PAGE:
The government of Ghana plans to trade off the country’s stock of bauxite to China in return for roads, hospitals and other projects.
Finance Minister, Ken Ofori-Atta, who revealed this in Parliament on Thursday when he presented the 2018 mid-year budget review said Sinohydro Group Limited, is expected to “provide US$2 billion of infrastructure including roads, bridges, interchanges, hospitals, housing, rural electrification, in exchange for Ghana’s refined bauxite.”
Ken Ofori-Atta noted that a bauxite refinery would also be established within the next three years in collaboration with selected private partners with 30 percent local participation.
“Mr. Speaker, I would like to assure this august House that the US$2 billion of infrastructure to be provided by Sinohydro would not add to the debt stock and will involve a moratorium period of three (3) years to give Ghana the time to establish an aluminum refinery. After [the] moratorium period, Ghana will fulfill its part of the barter agreement over another 12-year period,” he added.
Over 60 projects nationwide comprising roads, classroom blocks and office complexes are expected to benefit from the first phase of the initiative.
$460 billion bauxite reserve
Ghana’s bauxite reserve is estimated at $460 billion.
Ofori-Atta complained in Parliament that, currently, Ghana has an infrastructure deficit of about $30 billion blaming it on “inadequate financial resources.”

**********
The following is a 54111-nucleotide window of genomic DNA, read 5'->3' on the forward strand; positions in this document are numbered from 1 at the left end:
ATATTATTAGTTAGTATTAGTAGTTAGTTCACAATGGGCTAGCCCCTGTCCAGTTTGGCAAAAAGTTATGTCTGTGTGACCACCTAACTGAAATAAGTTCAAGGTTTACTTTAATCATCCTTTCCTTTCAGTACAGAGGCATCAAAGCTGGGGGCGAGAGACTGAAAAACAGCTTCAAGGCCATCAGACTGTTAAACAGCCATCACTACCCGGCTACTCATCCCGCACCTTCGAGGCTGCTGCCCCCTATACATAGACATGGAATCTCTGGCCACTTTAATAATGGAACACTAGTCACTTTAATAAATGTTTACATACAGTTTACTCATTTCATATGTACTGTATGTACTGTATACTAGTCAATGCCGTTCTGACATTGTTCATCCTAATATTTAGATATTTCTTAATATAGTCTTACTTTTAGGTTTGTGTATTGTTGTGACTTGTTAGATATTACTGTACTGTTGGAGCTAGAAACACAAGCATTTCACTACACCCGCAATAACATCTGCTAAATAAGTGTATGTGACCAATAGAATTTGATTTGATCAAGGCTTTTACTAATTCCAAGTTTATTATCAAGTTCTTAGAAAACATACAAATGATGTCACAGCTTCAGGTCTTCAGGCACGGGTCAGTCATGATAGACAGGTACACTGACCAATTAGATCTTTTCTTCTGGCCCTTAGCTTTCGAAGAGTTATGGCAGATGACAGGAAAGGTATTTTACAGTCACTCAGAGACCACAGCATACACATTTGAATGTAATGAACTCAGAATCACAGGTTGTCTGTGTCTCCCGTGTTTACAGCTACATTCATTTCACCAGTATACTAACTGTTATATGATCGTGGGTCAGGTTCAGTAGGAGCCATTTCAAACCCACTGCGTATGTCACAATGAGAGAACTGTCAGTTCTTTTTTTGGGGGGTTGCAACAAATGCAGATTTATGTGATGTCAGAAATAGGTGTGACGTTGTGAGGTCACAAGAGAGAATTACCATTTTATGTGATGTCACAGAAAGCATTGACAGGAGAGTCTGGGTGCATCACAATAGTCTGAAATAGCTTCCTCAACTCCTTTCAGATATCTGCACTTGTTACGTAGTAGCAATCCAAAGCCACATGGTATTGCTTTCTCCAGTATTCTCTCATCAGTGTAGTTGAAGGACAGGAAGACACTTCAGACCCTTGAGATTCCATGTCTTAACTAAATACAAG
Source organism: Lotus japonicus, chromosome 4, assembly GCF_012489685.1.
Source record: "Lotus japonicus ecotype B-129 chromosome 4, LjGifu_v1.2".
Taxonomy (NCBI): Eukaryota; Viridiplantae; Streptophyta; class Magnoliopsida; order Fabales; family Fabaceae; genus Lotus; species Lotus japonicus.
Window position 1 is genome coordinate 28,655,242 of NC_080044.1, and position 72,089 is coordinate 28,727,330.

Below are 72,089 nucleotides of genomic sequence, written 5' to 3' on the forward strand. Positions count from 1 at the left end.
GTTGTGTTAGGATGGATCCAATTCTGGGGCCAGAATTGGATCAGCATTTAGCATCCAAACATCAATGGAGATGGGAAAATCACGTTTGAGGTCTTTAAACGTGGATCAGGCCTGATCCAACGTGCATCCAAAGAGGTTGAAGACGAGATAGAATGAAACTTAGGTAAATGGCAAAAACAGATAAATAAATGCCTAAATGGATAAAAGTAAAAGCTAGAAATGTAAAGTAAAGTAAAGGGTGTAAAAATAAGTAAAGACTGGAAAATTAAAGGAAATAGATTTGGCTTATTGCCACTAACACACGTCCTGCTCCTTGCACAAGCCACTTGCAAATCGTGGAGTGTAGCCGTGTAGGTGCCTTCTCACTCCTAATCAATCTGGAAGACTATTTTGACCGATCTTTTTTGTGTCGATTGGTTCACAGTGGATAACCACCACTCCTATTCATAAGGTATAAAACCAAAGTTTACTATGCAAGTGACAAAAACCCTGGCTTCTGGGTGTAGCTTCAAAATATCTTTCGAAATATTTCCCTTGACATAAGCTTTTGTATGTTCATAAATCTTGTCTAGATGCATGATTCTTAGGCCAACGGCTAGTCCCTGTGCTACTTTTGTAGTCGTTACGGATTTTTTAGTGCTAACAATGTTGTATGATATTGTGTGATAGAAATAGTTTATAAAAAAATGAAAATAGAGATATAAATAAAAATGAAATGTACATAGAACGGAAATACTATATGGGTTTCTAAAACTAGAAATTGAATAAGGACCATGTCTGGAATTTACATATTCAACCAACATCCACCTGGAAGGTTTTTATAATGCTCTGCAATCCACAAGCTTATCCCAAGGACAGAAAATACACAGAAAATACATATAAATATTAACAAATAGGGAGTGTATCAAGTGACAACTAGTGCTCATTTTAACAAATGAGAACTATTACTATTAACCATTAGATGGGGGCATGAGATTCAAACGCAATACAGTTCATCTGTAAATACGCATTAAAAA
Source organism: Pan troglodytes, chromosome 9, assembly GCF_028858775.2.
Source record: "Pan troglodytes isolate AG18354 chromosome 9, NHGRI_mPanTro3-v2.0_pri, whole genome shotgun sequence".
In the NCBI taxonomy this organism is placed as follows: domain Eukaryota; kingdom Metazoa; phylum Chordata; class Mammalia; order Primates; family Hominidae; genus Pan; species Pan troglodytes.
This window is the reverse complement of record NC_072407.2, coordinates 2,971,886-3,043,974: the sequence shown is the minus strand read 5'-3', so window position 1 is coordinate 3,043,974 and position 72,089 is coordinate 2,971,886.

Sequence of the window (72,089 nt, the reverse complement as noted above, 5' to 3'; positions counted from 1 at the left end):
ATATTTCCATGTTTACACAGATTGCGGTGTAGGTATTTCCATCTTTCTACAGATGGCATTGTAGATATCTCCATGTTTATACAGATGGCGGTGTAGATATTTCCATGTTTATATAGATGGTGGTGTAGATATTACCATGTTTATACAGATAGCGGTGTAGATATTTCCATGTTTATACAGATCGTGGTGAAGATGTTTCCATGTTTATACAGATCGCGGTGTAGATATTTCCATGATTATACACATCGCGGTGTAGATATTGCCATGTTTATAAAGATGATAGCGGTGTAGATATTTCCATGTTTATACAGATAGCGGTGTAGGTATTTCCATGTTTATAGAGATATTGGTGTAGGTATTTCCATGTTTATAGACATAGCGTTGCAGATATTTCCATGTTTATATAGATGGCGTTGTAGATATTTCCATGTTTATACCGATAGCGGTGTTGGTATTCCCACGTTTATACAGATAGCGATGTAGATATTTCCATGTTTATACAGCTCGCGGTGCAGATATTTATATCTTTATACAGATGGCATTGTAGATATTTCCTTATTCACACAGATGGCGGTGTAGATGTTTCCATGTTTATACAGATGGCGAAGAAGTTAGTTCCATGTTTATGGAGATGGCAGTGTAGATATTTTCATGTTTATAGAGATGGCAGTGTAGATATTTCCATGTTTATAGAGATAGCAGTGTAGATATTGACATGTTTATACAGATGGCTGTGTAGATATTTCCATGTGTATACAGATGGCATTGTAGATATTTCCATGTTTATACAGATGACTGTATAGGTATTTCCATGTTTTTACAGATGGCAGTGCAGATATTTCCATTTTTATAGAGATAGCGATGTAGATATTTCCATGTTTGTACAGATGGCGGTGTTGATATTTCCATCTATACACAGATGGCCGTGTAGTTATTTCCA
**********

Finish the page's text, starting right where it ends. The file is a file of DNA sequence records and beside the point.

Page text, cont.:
He is however hopeful that the $2 billion to be gained from swapping the bauxite will go a long way in further reducing the infrastructure deficit.
Group opposes the plan to ‘mortgage Atewa forest’ to ‘Chinese miners’
But pressure group, Concerned Citizens of Atewa Landscape, has asked the government not to permit anyone to mine bauxite in the Atewa Forest Reserve.
The leader of the group, Daryl Bosu in a Citi News interview said the country’s forest reserve must not be used as collateral to solicit for funds.
“The position on not mining in Atewa, there is no middle ground to that and it’s not negotiable. The country stands to benefit a lot because the forest provides water for a lot of people and that is not something that you can trade for bauxite. We are not against mining bauxite in totality, we think Ghana has got some reserve, and it is our right to exploit that and develop it for our own emancipation, and so it is so that they are trying to develop the bauxite reserve,” he said.